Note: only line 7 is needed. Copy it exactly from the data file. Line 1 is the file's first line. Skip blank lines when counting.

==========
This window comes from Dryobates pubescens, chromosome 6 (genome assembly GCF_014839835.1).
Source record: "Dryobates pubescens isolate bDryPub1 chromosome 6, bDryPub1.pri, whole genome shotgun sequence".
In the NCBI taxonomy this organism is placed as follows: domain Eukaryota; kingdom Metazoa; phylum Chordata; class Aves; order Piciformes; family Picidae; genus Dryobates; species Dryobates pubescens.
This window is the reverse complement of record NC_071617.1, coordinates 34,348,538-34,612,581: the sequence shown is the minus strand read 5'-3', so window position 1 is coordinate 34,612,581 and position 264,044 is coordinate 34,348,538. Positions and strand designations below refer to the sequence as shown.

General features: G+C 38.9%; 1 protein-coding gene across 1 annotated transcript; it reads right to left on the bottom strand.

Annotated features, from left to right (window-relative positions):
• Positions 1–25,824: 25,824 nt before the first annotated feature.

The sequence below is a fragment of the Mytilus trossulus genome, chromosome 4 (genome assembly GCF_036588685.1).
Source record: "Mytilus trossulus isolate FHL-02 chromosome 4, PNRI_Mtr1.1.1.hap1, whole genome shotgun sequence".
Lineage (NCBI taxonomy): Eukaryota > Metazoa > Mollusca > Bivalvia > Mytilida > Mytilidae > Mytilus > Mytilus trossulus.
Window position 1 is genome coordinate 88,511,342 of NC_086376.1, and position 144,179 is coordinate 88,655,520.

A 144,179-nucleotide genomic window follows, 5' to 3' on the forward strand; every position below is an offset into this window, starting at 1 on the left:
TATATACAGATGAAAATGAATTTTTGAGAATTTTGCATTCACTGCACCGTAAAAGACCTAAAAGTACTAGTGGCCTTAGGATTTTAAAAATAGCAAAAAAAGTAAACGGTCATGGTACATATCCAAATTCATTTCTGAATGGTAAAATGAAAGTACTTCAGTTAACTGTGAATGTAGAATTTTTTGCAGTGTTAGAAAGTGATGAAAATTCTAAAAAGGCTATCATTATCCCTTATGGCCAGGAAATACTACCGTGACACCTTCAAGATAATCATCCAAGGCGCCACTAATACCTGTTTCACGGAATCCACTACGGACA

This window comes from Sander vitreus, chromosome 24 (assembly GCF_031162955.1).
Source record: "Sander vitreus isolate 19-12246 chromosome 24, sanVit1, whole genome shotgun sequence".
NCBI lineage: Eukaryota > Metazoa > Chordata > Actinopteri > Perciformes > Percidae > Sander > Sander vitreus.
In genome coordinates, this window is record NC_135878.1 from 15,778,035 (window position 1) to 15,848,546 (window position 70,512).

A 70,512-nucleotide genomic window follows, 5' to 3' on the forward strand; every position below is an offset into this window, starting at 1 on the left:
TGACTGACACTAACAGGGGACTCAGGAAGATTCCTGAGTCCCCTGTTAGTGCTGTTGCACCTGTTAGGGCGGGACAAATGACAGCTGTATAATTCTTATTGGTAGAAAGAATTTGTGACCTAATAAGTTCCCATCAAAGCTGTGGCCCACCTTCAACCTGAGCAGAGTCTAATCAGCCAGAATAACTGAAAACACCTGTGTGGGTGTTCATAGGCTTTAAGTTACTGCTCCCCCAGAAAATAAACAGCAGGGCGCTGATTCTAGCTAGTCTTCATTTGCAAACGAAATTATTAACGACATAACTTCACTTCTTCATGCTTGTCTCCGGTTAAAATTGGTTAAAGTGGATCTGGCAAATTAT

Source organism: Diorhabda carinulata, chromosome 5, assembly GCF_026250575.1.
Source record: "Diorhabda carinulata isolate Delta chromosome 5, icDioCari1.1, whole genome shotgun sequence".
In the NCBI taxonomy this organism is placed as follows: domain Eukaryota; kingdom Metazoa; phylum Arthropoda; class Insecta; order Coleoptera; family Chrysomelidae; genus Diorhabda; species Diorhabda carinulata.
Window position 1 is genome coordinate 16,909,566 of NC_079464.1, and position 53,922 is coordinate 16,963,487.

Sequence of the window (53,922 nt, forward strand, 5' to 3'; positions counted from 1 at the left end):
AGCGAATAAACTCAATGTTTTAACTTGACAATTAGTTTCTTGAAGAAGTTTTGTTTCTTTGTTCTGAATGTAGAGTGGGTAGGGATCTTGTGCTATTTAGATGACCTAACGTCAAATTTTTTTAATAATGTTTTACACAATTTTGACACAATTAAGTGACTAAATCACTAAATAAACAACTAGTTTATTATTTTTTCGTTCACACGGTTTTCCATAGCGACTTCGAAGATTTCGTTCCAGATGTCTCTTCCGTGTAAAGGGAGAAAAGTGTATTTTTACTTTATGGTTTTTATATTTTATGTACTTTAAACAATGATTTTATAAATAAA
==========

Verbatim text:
• Positions 1–25,824: 25,824 nt before the first annotated feature.